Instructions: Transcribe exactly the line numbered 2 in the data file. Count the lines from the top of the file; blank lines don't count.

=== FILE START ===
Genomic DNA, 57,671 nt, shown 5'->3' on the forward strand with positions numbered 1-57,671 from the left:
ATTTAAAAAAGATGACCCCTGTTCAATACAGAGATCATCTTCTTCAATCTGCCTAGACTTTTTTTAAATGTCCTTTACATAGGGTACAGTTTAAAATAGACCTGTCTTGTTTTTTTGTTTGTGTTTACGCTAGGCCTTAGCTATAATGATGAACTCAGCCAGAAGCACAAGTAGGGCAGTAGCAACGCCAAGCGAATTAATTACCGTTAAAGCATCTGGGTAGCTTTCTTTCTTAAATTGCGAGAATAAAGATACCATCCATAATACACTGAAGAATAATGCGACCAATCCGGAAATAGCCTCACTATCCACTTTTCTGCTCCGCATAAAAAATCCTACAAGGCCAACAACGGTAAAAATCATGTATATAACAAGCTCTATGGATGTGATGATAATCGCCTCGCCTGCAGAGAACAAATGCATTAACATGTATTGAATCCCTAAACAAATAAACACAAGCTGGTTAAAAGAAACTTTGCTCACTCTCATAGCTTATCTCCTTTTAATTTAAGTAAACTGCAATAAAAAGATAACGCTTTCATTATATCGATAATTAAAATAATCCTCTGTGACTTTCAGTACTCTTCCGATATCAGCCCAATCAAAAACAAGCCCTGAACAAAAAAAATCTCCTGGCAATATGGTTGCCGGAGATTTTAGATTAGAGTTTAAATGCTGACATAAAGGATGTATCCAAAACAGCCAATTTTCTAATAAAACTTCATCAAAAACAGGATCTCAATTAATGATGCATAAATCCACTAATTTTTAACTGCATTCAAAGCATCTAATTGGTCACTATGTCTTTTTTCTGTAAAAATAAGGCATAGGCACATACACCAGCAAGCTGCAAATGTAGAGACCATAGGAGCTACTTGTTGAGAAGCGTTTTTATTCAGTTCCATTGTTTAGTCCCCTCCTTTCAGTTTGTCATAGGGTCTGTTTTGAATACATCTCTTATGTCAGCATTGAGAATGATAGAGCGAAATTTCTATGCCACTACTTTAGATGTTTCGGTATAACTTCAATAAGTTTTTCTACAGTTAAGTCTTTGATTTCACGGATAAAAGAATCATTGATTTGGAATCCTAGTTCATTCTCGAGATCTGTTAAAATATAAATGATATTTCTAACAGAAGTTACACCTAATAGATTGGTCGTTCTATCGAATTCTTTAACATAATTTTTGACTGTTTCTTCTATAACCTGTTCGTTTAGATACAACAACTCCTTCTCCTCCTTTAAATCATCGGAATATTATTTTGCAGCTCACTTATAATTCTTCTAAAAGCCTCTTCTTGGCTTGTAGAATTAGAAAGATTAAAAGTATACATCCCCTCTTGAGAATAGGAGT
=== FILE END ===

ATTTAAAAAAGATGACCCCTGTTCAATACAGAGATCATCTTCTTCAATCTGCCTAGACTTTTTTTAAATGTCCTTTACATAGGGTACAGTTTAAAATAGACCTGTCTTGTTTTTTTGTTTGTGTTTACGCTAGGCCTTAGCTATAATGATGAACTCAGCCAGAAGCACAAGTAGGGCAGTAGCAACGCCAAGCGAATTAATTACCGTTAAAGCATCTGGGTAGCTTTCTTTCTTAAATTGCGAGAATAAAGATACCATCCATAATACACTGAAGAATAATGCGACCAATCCGGAAATAGCCTCACTATCCACTTTTCTGCTCCGCATAAAAAATCCTACAAGGCCAACAACGGTAAAAATCATGTATATAACAAGCTCTATGGATGTGATGATAATCGCCTCGCCTGCAGAGAACAAATGCATTAACATGTATTGAATCCCTAAACAAATAAACACAAGCTGGTTAAAAGAAACTTTGCTCACTCTCATAGCTTATCTCCTTTTAATTTAAGTAAACTGCAATAAAAAGATAACGCTTTCATTATATCGATAATTAAAATAATCCTCTGTGACTTTCAGTACTCTTCCGATATCAGCCCAATCAAAAACAAGCCCTGAACAAAAAAAATCTCCTGGCAATATGGTTGCCGGAGATTTTAGATTAGAGTTTAAATGCTGACATAAAGGATGTATCCAAAACAGCCAATTTTCTAATAAAACTTCATCAAAAACAGGATCTCAATTAATGATGCATAAATCCACTAATTTTTAACTGCATTCAAAGCATCTAATTGGTCACTATGTCTTTTTTCTGTAAAAATAAGGCATAGGCACATACACCAGCAAGCTGCAAATGTAGAGACCATAGGAGCTACTTGTTGAGAAGCGTTTTTATTCAGTTCCATTGTTTAGTCCCCTCCTTTCAGTTTGTCATAGGGTCTGTTTTGAATACATCTCTTATGTCAGCATTGAGAATGATAGAGCGAAATTTCTATGCCACTACTTTAGATGTTTCGGTATAACTTCAATAAGTTTTTCTACAGTTAAGTCTTTGATTTCACGGATAAAAGAATCATTGATTTGGAATCCTAGTTCATTCTCGAGATCTGTTAAAATATAAATGATATTTCTAACAGAAGTTACACCTAATAGATTGGTCGTTCTATCGAATTCTTTAACATAATTTTTGACTGTTTCTTCTATAACCTGTTCGTTTAGATACAACAACTCCTTCTCCTCCTTTAAATCATCGGAATATTATTTTGCAGCTCACTTATAATTCTTCTAAAAGCCTCTTCTTGGCTTGTAGAATTAGAAAGATTAAAAGTATACATCCCCTCTTGAGAATAGGAGT